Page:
The California DWC’s latest report on Independent Medical Review (IMR) is now out (see link below).
The report analyzes data on IMR during 2014 and 2015. What can we learn from it?
There’s clearly an unremitting high volume of disputes over treatment denials by UR. The gross number of IMR applications averaged over 20,000 a month. And even after factoring out duplicate IMR applications and ineligible applications (due to untimeliness or other reasons) there were an average of 12,837 per month.
So the volume continues far higher than anticipated at the inception of IMR.
In the first few years the timeliness of IMR was atrocious. It has improved substantially so that by mid-2015 the IMR decision was issued on average within 10 days of when complete medical records were received. The report credits that improvement to implementation of electronic submission of medical records and also notes that the DWC fined some claims administrators who were late in submitting records. At its best, in late summer 2015 , the average number of days from assignment of IMR to a final determination letter fell to 43 days.
But the report (at page 8) notes some significant deterioration in these numbers during the last quarter of 2015. This is attributed to “a surge of records” received by Maximus “for many older cases that were still open”. No further analysis is offered as to why by the end of 2015 the average time from complete medical records went from 10 days to 24 or why the average age from assigned date went from 43 days to 61 days.
That’s quite a jump. So there must have been many many “older cases still open” which raises questions about whether parties in those cases were fined and what the DWC/Maximus did or didn’t do to follow up on those. After all, on page 10 of the report the claim is made that “By the end of 2014, any backlog that had accumulated was erased….” although elsewhere the report notes that “At the end of 2014, 14,135 cases remained open…” This would seem to imply that by the fall of 2015 there were a lot of cases still open from early 2015 in which case one wonders whether the mid -summer 10 day (from records receipt) & 43 day (from assignment) numbers are accurate after all.
Readers can look at the report themselves to determine whether these numbers make sense or whether your blogger is misconstruing the numbers.
In any event it will be interesting to see whether the better numbers in mid 2015 were temporary or whether the poorer results at year’s end are more the norm.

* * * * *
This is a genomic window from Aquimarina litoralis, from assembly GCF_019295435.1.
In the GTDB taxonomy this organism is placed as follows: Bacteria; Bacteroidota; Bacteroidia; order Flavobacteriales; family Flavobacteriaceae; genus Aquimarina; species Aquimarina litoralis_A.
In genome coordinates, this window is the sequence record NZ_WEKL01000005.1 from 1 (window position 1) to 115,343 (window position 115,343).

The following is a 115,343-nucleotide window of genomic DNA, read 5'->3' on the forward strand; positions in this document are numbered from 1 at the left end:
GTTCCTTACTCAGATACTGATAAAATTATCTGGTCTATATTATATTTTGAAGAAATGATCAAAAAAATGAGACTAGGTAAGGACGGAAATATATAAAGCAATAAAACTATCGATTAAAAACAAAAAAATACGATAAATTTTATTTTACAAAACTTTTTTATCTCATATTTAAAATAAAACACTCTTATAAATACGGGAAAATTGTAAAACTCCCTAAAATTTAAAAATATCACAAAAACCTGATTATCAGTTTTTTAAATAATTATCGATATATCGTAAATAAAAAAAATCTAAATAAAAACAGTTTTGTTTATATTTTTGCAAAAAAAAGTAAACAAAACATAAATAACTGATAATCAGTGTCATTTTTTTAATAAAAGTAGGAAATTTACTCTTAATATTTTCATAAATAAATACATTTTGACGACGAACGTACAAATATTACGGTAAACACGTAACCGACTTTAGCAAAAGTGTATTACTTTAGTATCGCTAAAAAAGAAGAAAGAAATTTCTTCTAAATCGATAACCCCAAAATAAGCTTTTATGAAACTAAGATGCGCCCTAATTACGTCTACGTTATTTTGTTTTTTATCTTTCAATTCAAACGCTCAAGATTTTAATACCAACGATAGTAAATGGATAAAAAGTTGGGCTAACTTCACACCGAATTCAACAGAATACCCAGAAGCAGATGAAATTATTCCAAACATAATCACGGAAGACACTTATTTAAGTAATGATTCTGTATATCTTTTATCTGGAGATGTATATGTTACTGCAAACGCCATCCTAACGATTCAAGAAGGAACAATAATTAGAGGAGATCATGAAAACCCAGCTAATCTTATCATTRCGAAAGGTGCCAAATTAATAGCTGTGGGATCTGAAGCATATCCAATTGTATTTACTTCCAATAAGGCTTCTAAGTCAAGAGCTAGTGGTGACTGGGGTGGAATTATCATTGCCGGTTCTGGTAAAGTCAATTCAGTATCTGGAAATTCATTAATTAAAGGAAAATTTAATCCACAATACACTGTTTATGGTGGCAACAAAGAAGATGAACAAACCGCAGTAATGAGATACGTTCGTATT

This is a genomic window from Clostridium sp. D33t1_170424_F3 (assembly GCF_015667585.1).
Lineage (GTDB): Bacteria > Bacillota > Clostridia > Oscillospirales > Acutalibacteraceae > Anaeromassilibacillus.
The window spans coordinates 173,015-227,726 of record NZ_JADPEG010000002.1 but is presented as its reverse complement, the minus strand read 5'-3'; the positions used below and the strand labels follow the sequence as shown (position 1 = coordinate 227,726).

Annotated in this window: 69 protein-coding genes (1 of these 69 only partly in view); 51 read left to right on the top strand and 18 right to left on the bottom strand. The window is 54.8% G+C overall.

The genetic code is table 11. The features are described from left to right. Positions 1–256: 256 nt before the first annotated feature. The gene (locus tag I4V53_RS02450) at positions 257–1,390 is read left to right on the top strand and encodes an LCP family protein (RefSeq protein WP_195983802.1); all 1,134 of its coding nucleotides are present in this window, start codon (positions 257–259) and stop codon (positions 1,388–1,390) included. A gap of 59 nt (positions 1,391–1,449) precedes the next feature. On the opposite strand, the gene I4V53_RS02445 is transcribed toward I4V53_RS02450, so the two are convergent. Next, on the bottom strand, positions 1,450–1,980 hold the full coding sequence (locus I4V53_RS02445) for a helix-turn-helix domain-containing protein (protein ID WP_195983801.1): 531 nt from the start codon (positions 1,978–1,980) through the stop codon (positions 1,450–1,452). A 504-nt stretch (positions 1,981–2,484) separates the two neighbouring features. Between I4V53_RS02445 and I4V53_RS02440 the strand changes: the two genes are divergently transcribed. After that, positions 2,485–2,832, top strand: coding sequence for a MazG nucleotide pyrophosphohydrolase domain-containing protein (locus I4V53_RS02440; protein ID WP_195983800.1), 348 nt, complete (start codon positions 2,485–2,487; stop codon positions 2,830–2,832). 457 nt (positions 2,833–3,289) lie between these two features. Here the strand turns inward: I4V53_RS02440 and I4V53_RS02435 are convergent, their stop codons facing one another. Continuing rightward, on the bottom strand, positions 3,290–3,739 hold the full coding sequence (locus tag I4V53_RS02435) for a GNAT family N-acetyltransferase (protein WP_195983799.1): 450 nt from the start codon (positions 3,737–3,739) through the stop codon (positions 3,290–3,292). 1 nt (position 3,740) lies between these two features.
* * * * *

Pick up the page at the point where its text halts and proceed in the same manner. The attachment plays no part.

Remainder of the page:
A number of the other findings in the report aren’t really that newsworthy. For example, pharmacy disputes constitute a big slice of the IMR application totals. And Los Angeles and the Inland Empire are among the areas that account for a disproportionate amount of IMR applications.
But an interesting statistic was that attorney representation made no difference in overturning UR denials. In both 2014 and 2015 unrepresented workers who appealed to IMR had better results (winning 7% and 10% of the time respectively). However, workers without an attorney may never have been able to/never bothered to appeal the UR denial, so some workers clearly benefit from the representation.
Overall, workers fared poorly in appeals. In 2014 only 9% of treatment denials were overturned by IMR. In 2015 only 11% were overturned by IMR.
The report attempts to make the case that medical reporting is often inadequate to support the treatment requested. This was done by analysis of a 53 case sample of opioid requests (under the old opioid guidelines, not the ones adopted in 2016).
The bottom line in this 53-case analysis? Prescribing doctors performed an inadequate job of documenting that the worker met the criteria for opioid use.
Prescribers failed to adequately assess pain relief, functional improvement status, documentation of side effects, and behavioral problems.
The 53-case sample is pretty small, but I must say I’m not surprised, as many prescribers continue to be unaware of or unwilling to work with the MTUS treatment guidelines that have been in effect for quite some time.
Perhaps the recently announced DWC online physician continuing education module will help educate physicians on MTUS and what level of documentation is needed to navigate the system.
It’s important to note that this report doesn’t answer many important questions surrounding the medical treatment dispute resolution model in California:
-To what extent if any are UR and IMR denials contributing to delays in return to work and to longer periods of temporary disability?
-Are claims administrators submitting an adequate amount of records to UR and IMR for reviewing physicians to make an accurate and adequate decision?
-Is there any way to assess the effect of UR and IMR on ultimate delivery of quality health care?
-Excluding first-aid cases and minor lost time injuries, what proportion of treatment requests are submitted to UR in the first place?
-How does the cost of UR and IMR correlate with savings on medical treatment costs?
-How many IMR determinations are being successfully appealed at the WCAB, and what results were generated by a second IMR?
-Is the online posting of IMR decisions and the online search tool leading to any demonstrable change in what treatments are requested and approved?
-How have changes in treatment guidelines affected IMR uphold rates, if at all?
There may be tweaks, but IMR is here to stay. But in the meanwhile it would be good to get more data on some of these questions.
Here is the link to the DWC report on IMR:
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